Maybe so. I hate to say it, but maybe it's so. After all, Mantel enjoyed a long career as writer of mostly contemporary realist novels before she started Wolf Hall. And the reason she wrote mostly contemporary realist novels was because her very first fictional project, a historical novel set in the French Revolution, something she labored over painstakingly and lovingly for four years, was rejected out of hand by agents and publishers. As in without even reading it. As in without reading past the first sentence of her query letter. In the profile, Mantel tells a horrible if telling story: "'I wrote a letter to an agent saying would you look at my book, it's about the French Revolution, it's not a historical romance, and the letter came back saying, we do not take historical romances. . . They literally could not read my letter, because of the expectations surrounding the words 'French Revolution'--that it was bound to be about ladies with high hair.'" I've encountered the same blind prejudice, and much more recently than 1979, when Manel's first book was so soundly beaten back. Just weeks ago, I received a rejection letter in the mail from a magazine that is expressly commited to longer stories. The long short story may be the hardest fictional form to publish these days, so it's disheartening when one of the few periodicals seriously devoted to the form--a form which may be my favorite--delivers a laundry list of what it will and will not accept in terms of content. One thing it will not accept, the rejection slip explained, is "genre fiction"; and under the many kinds of fiction listed as "genre" there was "historical." Oh, really? So if I write a serious story about characters I care about and set it in the present, that's okay. But if I write a serious story about characters I care about and set it in the past it becomes "genre fiction"? Since when is human experience a "genre"? I have never in my whole career ever thought of myself as writing genre fiction, even when I wrote a novel that includes as part of its reality the idea of humanity being watched by an extraterrestrial race. (No, I'm not crazy, and, yes, it's actually a very serious book. Think of it as literary realism with aliens.)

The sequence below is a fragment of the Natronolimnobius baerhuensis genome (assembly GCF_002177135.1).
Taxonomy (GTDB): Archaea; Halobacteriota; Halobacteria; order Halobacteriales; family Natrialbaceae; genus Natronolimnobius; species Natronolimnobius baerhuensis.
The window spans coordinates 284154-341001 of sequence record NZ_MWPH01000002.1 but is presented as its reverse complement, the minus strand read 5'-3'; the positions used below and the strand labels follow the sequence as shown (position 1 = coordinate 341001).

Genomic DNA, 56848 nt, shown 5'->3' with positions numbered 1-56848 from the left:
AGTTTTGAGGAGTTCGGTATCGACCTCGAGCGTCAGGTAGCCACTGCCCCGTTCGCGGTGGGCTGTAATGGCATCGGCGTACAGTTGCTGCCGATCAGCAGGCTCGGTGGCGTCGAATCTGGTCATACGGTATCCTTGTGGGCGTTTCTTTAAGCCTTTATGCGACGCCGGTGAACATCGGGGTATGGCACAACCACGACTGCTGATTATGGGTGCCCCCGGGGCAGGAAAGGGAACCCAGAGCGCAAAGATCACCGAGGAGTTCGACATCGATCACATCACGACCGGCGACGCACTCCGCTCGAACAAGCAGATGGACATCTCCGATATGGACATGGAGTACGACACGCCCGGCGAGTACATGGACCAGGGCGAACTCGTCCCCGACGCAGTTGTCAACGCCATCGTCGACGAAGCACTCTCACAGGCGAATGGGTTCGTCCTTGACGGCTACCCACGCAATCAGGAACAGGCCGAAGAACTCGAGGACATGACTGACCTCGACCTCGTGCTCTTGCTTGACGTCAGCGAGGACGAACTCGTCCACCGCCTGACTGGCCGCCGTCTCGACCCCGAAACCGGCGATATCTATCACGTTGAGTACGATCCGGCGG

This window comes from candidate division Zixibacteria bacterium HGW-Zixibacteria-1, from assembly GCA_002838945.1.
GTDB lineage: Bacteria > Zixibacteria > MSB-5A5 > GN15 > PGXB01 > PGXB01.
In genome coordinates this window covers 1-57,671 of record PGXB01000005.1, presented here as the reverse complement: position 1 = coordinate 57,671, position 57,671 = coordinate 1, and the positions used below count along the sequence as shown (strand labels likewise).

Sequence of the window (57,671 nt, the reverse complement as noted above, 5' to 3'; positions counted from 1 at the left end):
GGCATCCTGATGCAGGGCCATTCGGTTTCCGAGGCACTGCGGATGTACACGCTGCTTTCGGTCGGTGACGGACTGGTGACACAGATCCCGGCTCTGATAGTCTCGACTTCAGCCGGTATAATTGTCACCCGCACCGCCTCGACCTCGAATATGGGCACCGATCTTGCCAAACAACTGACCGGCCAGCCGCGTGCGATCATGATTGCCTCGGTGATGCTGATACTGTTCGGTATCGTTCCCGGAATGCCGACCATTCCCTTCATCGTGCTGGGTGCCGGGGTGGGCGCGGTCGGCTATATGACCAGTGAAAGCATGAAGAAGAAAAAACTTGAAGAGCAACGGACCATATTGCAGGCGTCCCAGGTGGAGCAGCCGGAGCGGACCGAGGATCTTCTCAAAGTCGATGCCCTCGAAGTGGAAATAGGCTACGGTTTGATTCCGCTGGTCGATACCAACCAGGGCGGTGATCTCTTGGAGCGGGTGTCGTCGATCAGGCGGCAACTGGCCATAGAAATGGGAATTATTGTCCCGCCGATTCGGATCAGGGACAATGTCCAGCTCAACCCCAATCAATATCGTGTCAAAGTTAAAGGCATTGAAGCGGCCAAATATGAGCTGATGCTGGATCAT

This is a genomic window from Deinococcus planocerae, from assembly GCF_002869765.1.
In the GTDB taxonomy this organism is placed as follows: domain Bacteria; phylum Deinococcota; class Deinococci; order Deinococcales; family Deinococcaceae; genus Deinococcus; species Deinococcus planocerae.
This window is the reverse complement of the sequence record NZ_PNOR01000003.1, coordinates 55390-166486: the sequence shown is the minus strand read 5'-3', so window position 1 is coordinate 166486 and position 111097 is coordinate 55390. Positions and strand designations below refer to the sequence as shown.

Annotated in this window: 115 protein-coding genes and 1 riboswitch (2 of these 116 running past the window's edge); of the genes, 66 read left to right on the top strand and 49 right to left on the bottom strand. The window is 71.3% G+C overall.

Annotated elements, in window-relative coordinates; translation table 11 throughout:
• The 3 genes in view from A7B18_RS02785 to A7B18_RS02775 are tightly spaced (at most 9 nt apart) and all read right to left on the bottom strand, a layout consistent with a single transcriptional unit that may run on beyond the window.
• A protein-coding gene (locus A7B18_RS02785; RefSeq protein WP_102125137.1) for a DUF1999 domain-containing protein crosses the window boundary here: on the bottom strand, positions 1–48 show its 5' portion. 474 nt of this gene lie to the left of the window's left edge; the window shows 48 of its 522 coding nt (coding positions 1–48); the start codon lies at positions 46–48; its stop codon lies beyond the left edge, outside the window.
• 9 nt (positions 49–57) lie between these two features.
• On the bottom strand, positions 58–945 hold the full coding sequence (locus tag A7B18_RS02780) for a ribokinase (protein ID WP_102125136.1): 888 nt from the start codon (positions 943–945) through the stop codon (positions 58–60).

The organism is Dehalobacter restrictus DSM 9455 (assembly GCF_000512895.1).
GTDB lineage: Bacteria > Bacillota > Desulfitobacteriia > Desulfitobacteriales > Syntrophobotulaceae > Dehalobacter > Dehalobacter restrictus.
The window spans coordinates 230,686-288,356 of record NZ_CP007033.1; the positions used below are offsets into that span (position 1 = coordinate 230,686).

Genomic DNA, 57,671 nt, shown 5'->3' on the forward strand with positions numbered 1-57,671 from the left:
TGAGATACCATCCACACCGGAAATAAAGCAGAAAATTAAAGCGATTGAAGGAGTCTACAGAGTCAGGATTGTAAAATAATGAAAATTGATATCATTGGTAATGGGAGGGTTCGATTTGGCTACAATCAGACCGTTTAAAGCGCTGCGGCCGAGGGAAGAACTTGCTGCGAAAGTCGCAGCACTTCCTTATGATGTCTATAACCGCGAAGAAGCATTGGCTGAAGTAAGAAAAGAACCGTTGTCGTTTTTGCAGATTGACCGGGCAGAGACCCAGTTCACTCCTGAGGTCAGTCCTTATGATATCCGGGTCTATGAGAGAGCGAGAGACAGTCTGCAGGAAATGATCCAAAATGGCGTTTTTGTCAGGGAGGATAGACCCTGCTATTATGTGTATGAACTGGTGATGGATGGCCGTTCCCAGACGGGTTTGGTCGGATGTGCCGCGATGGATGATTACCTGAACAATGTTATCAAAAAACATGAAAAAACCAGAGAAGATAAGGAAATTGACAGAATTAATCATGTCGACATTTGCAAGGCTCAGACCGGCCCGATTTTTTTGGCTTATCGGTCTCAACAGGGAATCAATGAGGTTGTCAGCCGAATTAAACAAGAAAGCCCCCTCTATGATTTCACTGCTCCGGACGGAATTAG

This gets to the unique double nature of historical fiction, its "unstable reputation," as MacFarquhar puts it. Historical fiction is both a means of writing pulp and of getting to the most serious psychological realities of some of the most fascinating people and periods of the past. I just don't understand why a two-headed creature should so constantly be defined by only one of its heads. Especially by those who should know better.
Side notes: #1 The article on Mantel got me thinking of various other matters, related and unrelated to the author herself. One interesting tidbit that comes up in the profile is that prior to composing Wolf Hall, Mantel's favorite of her own novels was The Giant, O'Brien, a mythological treatment of Ireland. I am not one to ever tell an author (not even one of my students; especially not one of my students) as to where his or her imagination is "allowed" to go, but I have to admit to a certain disappointed sigh when I read Mantel's commentary on her book. I think Ireland has been mythologized by the English quite enough already, thank you.
#2 For historical fiction's sake, to say nothing of Mantel's, I'm glad that Wolf Hall and Bring Up the Bodies have earned such acclaim. I hope the same is true of the third book in the trilogy, upon which she is currently working. But I can't help but notice--on both sides of the Atlantic, but maybe especially on our side--an enduring fascination with Englands that no longer exist, whether that be Arthurian England, the England of feudal castles, the England of the Tudors, the England of the Enlightenment, Victorian and Edwardian England, the England of E.M. Forster, or the England of the great manor houses, those institutions that so famously came to an end not long after World War I. In short, the England of costumes and of Empire. Something about this has long pestered at me. As much as I love Shakespeare and the literature of his contemporaries; as much as I love eighteenth century novels; as much as I love Austen and George Eliot and the Brontes and Wordsworth; as much as I was charmed by those Merchant-Ivory period films in the 1980s and 90s; as much as I think television shows like Downton Abbey are craftily written and brilliantly acted (and probably a hell of a lot of fun to be involved with), I hope we can all recognize that it's a good thing that the world depicted in such films and shows is gone.